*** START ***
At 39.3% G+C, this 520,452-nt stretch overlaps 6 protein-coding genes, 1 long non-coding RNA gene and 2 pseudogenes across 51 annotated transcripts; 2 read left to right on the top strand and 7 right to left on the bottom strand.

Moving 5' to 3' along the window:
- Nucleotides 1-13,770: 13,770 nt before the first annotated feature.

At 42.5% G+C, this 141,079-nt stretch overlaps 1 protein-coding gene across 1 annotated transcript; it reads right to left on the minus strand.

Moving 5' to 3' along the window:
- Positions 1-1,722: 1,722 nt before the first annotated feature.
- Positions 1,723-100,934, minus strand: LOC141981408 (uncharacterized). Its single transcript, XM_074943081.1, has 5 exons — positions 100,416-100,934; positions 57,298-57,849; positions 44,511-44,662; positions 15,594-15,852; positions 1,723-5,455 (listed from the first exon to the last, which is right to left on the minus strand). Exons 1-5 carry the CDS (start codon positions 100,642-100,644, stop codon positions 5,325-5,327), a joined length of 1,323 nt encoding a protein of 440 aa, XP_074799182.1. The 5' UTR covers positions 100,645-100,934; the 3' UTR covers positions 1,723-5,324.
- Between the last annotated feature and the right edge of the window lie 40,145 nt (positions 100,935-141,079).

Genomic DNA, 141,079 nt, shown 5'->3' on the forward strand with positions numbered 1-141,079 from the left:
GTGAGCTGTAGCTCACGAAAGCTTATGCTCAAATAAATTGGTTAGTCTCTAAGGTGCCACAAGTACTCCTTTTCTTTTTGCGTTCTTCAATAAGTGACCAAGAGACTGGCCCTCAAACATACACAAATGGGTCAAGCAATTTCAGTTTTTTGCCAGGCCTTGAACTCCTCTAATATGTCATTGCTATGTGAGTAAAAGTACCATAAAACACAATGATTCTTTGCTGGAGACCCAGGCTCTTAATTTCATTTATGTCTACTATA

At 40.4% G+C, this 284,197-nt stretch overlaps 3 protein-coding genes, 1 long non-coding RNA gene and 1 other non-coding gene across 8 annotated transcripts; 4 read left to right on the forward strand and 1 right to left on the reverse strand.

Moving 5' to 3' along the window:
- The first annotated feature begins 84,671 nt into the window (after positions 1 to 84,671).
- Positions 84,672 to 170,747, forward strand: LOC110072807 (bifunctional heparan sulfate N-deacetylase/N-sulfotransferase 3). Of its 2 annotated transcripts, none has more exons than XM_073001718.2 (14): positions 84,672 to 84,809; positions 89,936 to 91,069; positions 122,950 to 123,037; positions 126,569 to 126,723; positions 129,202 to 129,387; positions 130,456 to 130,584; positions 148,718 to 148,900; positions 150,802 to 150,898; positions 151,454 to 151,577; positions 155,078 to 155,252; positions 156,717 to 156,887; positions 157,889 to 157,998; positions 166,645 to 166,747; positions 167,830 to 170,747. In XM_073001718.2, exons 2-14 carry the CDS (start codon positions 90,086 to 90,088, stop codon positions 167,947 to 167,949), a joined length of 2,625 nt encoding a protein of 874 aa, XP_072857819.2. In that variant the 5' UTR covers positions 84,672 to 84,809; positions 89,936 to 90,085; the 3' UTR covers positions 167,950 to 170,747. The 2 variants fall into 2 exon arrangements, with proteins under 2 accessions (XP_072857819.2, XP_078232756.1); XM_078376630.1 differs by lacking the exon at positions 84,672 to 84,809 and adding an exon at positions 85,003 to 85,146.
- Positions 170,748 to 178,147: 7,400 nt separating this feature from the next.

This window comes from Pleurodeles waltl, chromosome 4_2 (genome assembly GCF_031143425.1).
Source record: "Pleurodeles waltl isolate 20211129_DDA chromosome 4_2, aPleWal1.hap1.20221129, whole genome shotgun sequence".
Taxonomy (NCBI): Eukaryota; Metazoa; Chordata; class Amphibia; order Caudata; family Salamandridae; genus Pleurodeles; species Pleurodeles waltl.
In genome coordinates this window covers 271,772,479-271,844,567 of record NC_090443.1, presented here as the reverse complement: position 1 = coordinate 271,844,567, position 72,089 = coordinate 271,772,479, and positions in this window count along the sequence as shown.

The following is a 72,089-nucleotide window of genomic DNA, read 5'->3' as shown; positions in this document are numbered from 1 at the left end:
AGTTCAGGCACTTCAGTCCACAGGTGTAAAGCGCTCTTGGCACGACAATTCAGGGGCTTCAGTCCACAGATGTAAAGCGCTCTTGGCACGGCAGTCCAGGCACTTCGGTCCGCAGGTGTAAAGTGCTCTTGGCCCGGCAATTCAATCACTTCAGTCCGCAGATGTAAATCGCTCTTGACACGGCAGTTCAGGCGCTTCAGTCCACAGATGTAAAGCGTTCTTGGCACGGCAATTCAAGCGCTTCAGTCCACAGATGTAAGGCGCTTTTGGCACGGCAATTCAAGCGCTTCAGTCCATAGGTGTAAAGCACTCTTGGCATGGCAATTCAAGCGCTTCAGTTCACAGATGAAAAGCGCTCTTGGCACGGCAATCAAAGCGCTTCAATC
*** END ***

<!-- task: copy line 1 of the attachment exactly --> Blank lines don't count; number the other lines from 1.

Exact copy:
At 39.3% G+C, this 520,452-nt stretch overlaps 6 protein-coding genes, 1 long non-coding RNA gene and 2 pseudogenes across 51 annotated transcripts; 2 read left to right on the top strand and 7 right to left on the bottom strand.